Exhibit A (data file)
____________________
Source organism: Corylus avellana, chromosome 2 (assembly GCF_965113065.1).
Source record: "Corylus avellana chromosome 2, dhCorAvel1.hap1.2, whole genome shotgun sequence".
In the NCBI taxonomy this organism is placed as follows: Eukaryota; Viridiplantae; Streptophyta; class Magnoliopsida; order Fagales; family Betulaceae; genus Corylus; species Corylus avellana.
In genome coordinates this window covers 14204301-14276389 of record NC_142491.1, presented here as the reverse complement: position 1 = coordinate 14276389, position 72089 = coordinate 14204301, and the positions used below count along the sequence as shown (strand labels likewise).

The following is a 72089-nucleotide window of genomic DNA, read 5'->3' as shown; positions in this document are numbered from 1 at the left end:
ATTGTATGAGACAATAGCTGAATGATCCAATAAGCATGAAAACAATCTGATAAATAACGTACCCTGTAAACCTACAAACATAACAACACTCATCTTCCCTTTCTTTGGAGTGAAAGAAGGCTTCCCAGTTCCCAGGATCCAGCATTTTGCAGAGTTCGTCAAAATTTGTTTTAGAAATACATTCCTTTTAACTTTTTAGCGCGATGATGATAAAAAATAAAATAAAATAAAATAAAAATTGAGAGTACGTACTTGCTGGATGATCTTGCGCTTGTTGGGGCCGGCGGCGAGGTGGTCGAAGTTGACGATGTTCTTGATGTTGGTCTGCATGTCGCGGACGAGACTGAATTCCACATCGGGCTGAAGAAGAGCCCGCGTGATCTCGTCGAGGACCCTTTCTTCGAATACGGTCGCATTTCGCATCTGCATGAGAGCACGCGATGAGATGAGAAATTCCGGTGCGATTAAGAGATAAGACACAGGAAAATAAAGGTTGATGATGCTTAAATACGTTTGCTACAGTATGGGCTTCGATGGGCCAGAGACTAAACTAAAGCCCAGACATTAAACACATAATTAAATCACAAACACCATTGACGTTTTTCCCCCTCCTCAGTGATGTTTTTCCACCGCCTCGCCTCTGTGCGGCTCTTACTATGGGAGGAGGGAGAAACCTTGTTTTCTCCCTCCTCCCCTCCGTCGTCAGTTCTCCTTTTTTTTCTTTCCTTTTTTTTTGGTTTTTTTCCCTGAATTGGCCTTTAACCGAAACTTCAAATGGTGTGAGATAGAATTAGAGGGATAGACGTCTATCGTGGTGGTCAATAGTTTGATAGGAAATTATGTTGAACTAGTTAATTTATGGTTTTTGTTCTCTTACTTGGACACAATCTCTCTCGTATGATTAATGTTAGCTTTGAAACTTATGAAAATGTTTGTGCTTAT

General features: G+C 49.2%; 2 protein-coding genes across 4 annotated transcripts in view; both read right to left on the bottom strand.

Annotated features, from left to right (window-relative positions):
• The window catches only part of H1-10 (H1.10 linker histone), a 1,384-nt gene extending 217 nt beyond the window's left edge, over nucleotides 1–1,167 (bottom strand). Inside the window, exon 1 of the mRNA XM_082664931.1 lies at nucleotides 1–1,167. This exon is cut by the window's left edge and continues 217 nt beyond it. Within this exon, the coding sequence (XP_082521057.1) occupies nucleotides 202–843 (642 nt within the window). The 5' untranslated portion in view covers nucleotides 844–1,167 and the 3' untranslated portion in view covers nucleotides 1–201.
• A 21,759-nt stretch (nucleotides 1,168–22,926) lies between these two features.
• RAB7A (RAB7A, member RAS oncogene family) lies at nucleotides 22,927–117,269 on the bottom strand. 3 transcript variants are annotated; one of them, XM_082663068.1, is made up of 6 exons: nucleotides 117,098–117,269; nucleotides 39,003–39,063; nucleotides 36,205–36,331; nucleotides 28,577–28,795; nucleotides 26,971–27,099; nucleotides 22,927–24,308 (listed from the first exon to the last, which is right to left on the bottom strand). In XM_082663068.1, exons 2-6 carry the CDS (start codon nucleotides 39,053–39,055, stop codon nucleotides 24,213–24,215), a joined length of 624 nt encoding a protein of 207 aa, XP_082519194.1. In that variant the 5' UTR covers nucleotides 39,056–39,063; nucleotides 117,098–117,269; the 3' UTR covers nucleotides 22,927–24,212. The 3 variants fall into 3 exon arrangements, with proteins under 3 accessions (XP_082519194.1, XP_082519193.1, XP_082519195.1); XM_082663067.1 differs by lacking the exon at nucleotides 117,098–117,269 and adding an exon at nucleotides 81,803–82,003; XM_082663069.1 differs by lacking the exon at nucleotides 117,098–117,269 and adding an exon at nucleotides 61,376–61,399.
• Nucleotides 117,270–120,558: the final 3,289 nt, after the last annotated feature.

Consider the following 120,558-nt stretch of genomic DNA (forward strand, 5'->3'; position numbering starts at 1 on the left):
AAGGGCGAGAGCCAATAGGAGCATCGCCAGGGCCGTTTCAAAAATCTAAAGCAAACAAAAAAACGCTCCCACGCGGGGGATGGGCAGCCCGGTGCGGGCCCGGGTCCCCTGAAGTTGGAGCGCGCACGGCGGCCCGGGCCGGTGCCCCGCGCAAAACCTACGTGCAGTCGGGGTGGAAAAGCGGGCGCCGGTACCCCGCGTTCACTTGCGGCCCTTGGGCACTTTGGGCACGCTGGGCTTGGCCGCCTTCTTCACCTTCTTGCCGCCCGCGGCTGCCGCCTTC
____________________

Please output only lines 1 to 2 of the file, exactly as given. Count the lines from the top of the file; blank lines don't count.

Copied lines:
Source organism: Corylus avellana, chromosome 2 (assembly GCF_965113065.1).
Source record: "Corylus avellana chromosome 2, dhCorAvel1.hap1.2, whole genome shotgun sequence".